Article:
Annie Dillard on Writing
4 of 7 parts
What do you do? Acknowledge, first, that you cannot do nothing. Lay out the structure you already have, x-ray it for a hairline fracture, find it, and think about it for a week or a year; solve the insoluble problem. Or subject the next part, the part at which the worker balks, to harsh tests. It harbors an unexamined and wrong premise. Something completely necessary is false or fatal. Once you find it, and if you can accept the finding, of course it will mean starting again. This is why many experienced writers urge young men and women to learn a useful trade.
A daily routine or daily ritual is a painstaking process.
Every morning you climb several flights of stairs, enter your study, open the French doors, and slide your desk and chair out into the middle of the air. The desk and chair float thirty feet from the ground, between the crowns of maple trees. The furniture is in place; you go back for your thermos of coffee. Then, wincing, you step out again through the French doors and sit down on the chair and look over the desktop. You can see clear to the river from here in winter. You pour yourself a cup of coffee.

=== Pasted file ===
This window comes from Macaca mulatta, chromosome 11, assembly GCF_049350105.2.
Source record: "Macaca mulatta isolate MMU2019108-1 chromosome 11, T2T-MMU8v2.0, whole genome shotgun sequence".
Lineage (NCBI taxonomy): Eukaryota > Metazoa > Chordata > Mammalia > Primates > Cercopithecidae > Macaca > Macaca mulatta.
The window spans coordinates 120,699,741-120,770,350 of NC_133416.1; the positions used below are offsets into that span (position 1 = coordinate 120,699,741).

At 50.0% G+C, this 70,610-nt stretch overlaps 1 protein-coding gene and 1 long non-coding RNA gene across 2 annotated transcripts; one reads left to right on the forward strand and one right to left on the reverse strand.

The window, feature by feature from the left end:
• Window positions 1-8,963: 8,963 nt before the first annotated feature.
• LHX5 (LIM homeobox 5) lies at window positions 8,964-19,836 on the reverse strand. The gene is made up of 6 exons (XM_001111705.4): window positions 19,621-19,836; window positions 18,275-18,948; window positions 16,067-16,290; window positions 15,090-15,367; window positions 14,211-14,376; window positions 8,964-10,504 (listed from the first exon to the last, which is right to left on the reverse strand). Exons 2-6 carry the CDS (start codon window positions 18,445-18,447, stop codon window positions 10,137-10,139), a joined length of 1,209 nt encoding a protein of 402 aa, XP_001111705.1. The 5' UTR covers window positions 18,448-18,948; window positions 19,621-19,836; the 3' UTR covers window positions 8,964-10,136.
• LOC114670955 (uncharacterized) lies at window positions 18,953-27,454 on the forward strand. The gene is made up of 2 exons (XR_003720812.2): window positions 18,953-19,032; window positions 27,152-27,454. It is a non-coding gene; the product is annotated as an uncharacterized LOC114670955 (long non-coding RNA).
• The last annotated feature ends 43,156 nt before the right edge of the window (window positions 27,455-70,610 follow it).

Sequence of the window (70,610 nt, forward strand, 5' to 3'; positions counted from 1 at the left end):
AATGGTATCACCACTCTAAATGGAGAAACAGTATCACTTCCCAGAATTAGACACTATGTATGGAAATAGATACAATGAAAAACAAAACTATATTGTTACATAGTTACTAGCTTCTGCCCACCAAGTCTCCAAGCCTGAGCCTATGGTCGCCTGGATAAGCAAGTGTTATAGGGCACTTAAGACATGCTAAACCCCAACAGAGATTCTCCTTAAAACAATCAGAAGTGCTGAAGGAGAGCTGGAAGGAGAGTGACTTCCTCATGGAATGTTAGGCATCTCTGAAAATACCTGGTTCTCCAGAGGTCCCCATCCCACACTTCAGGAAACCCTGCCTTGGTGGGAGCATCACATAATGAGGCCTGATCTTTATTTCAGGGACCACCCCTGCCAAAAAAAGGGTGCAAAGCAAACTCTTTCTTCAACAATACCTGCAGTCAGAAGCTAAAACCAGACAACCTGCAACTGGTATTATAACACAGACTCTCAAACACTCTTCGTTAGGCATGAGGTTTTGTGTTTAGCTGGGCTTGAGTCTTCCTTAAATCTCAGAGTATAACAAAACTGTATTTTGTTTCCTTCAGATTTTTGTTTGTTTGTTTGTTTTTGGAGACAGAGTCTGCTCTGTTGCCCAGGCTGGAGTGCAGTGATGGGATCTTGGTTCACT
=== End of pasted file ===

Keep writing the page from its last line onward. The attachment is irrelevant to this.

Birds fly under your chair. In spring, when the leaves open in the maples’ crowns, your view stops in the treetops just beyond the desk; yellow warblers hiss and whisper on the high twigs, and catch flies. Get to work. Your work is to keep cranking the flywheel that turns the gears that spin the belt in the engine of belief that keeps you and your desk in midair.